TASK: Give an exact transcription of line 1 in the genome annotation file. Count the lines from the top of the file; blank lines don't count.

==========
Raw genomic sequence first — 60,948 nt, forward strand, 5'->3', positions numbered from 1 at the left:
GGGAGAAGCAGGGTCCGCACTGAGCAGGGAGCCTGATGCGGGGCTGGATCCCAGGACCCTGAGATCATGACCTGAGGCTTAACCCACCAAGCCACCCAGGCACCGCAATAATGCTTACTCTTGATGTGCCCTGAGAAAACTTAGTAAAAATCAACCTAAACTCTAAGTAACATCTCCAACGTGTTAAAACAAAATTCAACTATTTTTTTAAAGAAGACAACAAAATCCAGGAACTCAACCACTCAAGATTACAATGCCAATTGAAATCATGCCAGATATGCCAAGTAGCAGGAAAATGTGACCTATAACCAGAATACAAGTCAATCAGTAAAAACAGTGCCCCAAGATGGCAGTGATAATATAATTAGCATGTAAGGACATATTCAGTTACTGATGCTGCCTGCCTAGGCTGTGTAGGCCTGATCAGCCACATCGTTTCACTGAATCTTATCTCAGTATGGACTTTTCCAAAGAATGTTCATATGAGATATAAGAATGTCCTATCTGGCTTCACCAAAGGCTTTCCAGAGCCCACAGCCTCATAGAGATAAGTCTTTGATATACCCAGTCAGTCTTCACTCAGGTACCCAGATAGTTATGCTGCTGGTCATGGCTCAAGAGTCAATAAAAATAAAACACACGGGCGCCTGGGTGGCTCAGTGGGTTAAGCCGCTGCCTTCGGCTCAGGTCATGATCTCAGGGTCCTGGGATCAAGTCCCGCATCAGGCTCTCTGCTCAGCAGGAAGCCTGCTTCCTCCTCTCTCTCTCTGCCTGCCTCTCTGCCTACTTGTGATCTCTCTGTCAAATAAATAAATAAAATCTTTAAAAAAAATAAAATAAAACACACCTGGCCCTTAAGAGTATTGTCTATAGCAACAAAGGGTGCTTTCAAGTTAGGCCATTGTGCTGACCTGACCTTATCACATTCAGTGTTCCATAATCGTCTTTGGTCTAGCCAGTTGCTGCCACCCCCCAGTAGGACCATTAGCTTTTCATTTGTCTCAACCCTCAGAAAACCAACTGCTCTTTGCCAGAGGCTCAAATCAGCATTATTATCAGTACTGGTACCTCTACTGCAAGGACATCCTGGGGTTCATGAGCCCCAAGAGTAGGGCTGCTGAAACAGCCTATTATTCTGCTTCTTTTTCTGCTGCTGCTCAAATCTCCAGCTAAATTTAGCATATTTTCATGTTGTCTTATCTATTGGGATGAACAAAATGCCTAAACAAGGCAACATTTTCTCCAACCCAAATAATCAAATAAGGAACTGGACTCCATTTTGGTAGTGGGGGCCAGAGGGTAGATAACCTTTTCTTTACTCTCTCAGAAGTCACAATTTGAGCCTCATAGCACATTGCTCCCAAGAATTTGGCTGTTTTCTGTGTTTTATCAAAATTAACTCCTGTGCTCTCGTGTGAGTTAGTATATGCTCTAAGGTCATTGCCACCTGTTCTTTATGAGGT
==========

Raw genomic sequence first — 60,948 nt, forward strand, 5'->3', positions numbered from 1 at the left: